Hindustani concert brings Eastern traditions to Harper

indian music concert by LIZ LANDESThe Hindustani classical musician is composer, conductor and musician all in one, explained vocalist Dr. Pandit Nagaraja Rao Havaldar to an intimate audience during the concert he gave in Harper Hall on the evening of Thursday, Oct. 24.

Rather than consisting of musicians directed by a conductor playing music written by a composer, as in the Western classical music tradition, Hindustani classical musicians improvise two-to-three-line melodies that they know by heart upon raagas. There is no harmony in classical Hindustani music, only melody and rhythm. Different raagas correspond with various times of the day; traditionally, musicians only play morning raagas in the morning, night raagas at night, and so on.

The music comes from “here,” Dr. Havaldar said, pointing to his head, and “here,” pointing to his throat. “The inner creative details are different each time you sing.” Hindustani classical musicians follow no written music, relying only upon their memory, experience, interaction with others and impulses of the moment.

Despite the differences between Hindustani and Western classical music, Dr. Havaldar said that music “crosses all barriers.”  As one of the preeminent musicians of the genre, he has toured widely in the U.S. and elsewhere promoting Hindustani classical music.

In his role as lead vocalist, Dr. Havaldar’s voice must traverse many octaves. He also demonstrated and explained various types of scales, vocal techniques and rhythms used in Hindustani classical music.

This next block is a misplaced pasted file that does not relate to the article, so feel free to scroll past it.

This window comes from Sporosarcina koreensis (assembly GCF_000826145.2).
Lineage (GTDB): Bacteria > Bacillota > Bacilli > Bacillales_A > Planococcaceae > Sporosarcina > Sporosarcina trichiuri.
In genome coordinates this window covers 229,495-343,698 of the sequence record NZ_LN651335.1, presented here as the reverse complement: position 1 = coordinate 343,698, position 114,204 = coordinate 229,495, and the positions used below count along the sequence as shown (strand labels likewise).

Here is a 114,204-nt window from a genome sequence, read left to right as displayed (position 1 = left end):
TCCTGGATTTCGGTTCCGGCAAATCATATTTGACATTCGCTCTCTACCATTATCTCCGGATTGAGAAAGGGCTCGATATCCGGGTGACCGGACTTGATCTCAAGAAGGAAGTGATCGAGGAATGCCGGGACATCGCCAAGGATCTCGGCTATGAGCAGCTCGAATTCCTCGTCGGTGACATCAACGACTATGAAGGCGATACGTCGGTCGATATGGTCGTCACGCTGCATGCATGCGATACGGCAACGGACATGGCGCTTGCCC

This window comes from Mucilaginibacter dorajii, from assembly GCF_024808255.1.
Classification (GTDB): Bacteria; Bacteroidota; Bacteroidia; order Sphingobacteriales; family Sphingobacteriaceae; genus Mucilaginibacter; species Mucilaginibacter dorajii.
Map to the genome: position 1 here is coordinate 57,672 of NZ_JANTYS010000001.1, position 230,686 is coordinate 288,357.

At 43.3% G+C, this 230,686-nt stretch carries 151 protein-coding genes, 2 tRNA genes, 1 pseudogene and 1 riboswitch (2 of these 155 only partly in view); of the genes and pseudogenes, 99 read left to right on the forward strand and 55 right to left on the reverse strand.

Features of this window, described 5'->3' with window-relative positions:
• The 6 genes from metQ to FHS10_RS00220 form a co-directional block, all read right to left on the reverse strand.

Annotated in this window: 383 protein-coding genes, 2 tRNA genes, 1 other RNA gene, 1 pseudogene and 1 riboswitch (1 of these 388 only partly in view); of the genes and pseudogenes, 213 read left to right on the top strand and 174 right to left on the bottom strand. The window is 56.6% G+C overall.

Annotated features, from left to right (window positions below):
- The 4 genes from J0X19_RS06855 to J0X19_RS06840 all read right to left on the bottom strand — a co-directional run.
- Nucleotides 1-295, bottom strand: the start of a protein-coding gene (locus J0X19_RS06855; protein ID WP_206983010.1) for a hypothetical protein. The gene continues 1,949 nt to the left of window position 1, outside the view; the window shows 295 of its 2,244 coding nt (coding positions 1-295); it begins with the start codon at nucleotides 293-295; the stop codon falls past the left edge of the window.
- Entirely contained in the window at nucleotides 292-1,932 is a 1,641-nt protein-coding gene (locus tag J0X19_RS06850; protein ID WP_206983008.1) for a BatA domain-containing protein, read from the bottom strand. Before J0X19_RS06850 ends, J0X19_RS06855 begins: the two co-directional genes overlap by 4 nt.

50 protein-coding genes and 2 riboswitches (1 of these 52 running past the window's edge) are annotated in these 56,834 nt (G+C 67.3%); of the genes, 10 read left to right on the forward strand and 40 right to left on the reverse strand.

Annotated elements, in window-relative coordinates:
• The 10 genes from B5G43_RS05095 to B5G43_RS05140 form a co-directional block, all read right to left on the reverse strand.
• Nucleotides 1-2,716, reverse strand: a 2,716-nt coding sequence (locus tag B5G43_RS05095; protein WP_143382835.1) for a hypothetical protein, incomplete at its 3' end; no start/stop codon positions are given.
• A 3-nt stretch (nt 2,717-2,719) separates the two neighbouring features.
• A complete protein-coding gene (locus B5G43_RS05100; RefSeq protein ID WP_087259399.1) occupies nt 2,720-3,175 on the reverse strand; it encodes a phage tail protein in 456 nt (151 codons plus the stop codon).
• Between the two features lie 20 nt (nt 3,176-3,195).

Although the improvisatory nature of the music may lead some to believe that it arises out of pure emotion, Dr. Halvador often repeated that it’s a “scientific art and an artistic science,” shaped by both order and creativity.

Classical Hindustani music is also clearly a collaborative endeavor. As participants in an oral tradition, master musicians must pass down their knowledge, wisdom and expertise to students to ensure the music will continue to exist.  Dr. Havaldar studied for twenty-six years with his teacher, whom he often spoke of with great respect.

The difference between Eastern and Western mentalities in this regard struck me—it seems to me that many Westerners, and especially Western classical musicians, are more likely seek “perfection” as quickly as possible, endeavoring to set themselves apart as individuals, instead of approaching learning as a long, collaborative process that lasts a lifetime.

I also noted the collaborative nature of classical Hindustani music during interactions between the members of the ensemble. While playing, they communicated with subtle hand gestures, eye contact and facial expressions, revealing time-worn relationships. The close awareness of and response to fellow musicians reminded me of improvisatory jazz music.

As Dr. Havaldar reminds us, musicians the world over are not so very different from one another. We share much in common, and where we differ, we can learn from one another. Although most of the audience members had never received training in Hindustani classical music, they still greatly enjoyed the performance. The turnout was poorer than he deserved due to reading period, but for those who attended, Dr. Havaldar provided a fascinating and beautiful evening of music.